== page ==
VietNamNet Bridge – Most Vietnamese companies are negligent when it comes to protecting their information on the Internet, VNCERT director Vu Quoc Khanh told Kinh Te & Do Thi (Economic and Urban Affairs) newspaper.
Why do businesses attacked by hackers often hesitate to publicise information about the attacks?
Recent attacks, especially the incident involving VC Corp’s websites, show that any organisation or business can be a potential target for hackers. However, most businesses prefer not to say anything about such attacks to protect their reputation. They only start asking for help when the situation goes out of control. More often than not, it’s already too late. The whole system is brought down and data is lost permanently.
Does Vietnam Computer Emergency Response Team (VNCERT) proactively stay in touch with businesses or only respond when they ask for help?
When we detect attacks being attempted, we contact the target immediately and provide them with support. It’s totally free of charge.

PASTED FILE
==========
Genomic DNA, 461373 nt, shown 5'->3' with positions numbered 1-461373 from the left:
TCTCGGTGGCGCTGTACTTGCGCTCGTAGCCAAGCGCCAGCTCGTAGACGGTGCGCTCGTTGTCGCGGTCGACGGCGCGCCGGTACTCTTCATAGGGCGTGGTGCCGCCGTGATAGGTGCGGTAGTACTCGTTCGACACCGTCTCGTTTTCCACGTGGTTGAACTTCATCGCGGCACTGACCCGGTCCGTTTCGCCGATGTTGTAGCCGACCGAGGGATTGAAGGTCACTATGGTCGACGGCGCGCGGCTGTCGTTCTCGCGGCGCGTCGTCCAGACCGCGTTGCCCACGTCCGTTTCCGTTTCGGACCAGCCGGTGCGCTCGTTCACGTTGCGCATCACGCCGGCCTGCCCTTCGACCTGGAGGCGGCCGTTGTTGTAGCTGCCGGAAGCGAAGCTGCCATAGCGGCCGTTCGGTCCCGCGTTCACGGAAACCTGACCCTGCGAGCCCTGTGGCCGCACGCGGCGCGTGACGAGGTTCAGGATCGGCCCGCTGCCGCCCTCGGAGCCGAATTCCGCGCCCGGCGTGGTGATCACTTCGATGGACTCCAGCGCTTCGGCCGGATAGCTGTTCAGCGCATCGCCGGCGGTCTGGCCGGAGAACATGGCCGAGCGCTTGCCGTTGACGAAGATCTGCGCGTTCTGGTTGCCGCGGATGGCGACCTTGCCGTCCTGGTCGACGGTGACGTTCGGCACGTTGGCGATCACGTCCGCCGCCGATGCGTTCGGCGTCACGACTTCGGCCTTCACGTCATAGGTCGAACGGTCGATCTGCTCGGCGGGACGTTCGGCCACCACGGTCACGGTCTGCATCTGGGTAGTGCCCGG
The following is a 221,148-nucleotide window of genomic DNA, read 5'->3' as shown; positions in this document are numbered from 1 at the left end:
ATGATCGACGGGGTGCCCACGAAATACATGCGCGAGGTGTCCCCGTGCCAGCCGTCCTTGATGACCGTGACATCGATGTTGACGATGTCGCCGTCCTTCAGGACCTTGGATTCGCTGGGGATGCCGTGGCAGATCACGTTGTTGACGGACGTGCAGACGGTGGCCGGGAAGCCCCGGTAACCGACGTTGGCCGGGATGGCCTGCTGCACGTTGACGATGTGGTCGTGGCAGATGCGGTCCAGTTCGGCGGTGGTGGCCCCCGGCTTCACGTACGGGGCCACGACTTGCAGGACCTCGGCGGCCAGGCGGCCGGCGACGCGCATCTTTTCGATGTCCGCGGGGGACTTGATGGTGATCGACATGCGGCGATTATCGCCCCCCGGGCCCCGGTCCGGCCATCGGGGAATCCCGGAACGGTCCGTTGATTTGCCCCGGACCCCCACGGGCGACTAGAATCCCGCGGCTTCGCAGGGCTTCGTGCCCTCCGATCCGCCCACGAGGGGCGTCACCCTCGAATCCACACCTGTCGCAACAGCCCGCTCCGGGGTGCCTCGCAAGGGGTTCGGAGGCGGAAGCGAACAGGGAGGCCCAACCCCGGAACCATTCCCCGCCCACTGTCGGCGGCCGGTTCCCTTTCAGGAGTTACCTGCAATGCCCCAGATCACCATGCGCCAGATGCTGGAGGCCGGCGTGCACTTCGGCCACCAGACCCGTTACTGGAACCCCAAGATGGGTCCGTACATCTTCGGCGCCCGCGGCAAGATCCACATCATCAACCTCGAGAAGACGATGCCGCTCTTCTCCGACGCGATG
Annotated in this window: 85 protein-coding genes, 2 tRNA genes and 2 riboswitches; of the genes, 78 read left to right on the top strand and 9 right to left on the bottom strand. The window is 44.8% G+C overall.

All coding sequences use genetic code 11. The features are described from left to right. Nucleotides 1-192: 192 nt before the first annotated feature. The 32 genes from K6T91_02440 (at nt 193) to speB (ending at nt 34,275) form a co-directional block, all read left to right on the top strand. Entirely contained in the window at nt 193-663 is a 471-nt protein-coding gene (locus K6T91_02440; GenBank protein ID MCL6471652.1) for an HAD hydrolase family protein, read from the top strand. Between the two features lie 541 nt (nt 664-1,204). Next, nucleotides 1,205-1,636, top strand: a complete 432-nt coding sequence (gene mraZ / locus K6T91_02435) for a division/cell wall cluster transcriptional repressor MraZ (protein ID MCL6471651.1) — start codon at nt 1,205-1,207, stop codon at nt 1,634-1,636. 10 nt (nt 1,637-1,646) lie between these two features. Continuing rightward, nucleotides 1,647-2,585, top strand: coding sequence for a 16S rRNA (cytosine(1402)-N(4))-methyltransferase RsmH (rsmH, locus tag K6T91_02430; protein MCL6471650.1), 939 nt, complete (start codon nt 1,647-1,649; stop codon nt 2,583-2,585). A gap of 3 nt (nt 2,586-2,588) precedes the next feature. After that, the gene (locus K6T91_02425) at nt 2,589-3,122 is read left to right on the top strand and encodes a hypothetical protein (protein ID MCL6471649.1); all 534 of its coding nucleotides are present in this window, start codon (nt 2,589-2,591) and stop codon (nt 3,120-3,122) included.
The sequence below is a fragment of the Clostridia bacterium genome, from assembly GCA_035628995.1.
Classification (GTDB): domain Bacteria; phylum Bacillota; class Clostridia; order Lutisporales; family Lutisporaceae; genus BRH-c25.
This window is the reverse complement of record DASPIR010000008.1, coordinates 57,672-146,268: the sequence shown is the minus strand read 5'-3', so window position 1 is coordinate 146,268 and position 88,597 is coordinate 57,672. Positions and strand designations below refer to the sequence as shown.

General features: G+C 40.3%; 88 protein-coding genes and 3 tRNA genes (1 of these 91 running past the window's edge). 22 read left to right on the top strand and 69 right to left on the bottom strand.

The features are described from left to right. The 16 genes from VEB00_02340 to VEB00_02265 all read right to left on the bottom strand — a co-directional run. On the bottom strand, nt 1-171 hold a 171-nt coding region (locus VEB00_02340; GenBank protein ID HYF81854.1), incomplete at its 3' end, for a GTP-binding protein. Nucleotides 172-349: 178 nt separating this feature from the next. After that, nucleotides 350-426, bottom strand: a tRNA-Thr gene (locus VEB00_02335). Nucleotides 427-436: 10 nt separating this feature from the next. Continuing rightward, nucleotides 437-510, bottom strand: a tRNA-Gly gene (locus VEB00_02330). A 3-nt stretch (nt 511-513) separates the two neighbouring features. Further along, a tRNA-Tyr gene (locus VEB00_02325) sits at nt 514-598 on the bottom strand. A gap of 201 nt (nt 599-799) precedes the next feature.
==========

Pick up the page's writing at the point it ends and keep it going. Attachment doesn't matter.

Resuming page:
Banks are lucrative targets for hackers. What is your view on our bank’s Internet security system?
Some are doing an excellent job to protect their information while others have room to improve. We are having trouble collecting statistics on the number of attacks against banks. Most of the time, they prefer not to acknowledge when their system is under attack or how bad the damage is out of concern for their reputation. I think there must be quite a lot of attacks attempted against banks.
Many IT tech companies have commented that banks in Viet Nam are slow and rigid when it comes to implementing IT. What’s your opinion?
I’ve seen banks making the effort to co-operate with IT tech companies. Some banks even hosted their own events to promote the implementation of IT applications. The banking sector is doing quite an OK job to invest in IT but how well the IT industry develops depends on a long-term vision and strategy for the whole country’s banking system.
And of course, before integrating any IT applications into their systems, they have to carefully evaluate how internet security will be affected for fear of losing important information.
A group of hackers called themselves Anonymous Malaysia made an announcement and claimed responsibility for “cyber-attacks against about 50 important websites in Viet Nam” on their fan page last Wednesday. Websites belonging to Dai Nam University and Binh Duong Province’s department of construction were on the list. The group later apologised for the attacks, possibly because the match between the Viet Nam and Malaysian national football teams ended without any violence against traveling Malaysian fans.